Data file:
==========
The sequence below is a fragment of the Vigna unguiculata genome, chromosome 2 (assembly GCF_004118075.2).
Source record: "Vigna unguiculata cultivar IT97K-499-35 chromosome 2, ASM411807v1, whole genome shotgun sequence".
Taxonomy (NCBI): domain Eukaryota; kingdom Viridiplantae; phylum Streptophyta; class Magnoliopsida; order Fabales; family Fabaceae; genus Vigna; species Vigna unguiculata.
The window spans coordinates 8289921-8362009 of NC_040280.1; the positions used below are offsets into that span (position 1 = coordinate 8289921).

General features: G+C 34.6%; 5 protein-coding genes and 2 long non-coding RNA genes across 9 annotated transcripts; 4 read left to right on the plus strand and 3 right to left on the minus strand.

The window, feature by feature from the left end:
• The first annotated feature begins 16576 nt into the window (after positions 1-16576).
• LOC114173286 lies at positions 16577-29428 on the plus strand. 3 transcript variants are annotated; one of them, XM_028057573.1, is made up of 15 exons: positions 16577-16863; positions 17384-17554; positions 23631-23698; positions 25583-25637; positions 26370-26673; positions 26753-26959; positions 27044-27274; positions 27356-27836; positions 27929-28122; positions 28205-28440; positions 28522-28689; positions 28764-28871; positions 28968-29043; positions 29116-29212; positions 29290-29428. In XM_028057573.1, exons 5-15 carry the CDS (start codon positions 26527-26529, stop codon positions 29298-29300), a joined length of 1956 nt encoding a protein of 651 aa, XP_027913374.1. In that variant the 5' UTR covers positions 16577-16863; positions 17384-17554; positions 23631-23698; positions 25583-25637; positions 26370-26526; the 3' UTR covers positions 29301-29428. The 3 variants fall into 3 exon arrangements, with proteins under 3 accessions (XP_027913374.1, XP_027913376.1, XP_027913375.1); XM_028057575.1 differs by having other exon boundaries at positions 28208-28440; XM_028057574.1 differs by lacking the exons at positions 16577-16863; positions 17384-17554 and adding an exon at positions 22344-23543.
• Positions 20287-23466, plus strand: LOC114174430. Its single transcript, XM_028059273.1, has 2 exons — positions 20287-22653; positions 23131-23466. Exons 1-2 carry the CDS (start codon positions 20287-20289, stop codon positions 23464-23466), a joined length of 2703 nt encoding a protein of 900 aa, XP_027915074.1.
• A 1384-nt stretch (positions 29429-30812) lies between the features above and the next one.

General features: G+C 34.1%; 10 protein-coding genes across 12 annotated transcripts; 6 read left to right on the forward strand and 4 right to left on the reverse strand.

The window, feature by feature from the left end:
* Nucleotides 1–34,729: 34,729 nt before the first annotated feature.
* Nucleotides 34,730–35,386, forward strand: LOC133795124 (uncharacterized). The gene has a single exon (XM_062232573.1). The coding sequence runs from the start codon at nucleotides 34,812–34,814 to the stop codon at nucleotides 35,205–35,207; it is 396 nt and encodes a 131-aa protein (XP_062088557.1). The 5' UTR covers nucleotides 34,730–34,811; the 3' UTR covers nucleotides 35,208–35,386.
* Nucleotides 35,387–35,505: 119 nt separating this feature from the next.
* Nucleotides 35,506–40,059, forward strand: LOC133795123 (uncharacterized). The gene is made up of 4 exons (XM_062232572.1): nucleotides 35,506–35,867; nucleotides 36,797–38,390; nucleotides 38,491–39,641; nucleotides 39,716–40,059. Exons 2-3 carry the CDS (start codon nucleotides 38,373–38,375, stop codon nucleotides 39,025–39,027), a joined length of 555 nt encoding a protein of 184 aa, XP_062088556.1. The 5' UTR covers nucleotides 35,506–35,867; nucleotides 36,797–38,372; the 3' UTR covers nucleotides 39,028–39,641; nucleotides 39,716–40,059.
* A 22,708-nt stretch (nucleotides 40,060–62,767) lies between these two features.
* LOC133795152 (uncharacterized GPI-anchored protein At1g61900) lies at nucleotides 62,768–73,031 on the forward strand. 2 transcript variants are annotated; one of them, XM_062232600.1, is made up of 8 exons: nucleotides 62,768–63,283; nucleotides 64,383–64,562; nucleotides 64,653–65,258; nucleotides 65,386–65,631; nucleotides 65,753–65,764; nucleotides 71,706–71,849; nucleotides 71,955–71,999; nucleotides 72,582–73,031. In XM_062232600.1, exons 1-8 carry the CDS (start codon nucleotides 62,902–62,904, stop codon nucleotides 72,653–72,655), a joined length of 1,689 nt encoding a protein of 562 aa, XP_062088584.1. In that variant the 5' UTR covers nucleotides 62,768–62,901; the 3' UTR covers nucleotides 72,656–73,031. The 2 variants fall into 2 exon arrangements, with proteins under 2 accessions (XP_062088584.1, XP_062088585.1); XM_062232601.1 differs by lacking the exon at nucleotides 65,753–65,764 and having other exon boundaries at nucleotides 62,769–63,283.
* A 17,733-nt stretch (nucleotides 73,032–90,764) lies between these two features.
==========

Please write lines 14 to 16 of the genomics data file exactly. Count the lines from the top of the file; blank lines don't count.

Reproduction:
* Nucleotides 34,730–35,386, forward strand: LOC133795124 (uncharacterized). The gene has a single exon (XM_062232573.1). The coding sequence runs from the start codon at nucleotides 34,812–34,814 to the stop codon at nucleotides 35,205–35,207; it is 396 nt and encodes a 131-aa protein (XP_062088557.1). The 5' UTR covers nucleotides 34,730–34,811; the 3' UTR covers nucleotides 35,208–35,386.
* Nucleotides 35,387–35,505: 119 nt separating this feature from the next.
* Nucleotides 35,506–40,059, forward strand: LOC133795123 (uncharacterized). The gene is made up of 4 exons (XM_062232572.1): nucleotides 35,506–35,867; nucleotides 36,797–38,390; nucleotides 38,491–39,641; nucleotides 39,716–40,059. Exons 2-3 carry the CDS (start codon nucleotides 38,373–38,375, stop codon nucleotides 39,025–39,027), a joined length of 555 nt encoding a protein of 184 aa, XP_062088556.1. The 5' UTR covers nucleotides 35,506–35,867; nucleotides 36,797–38,372; the 3' UTR covers nucleotides 39,028–39,641; nucleotides 39,716–40,059.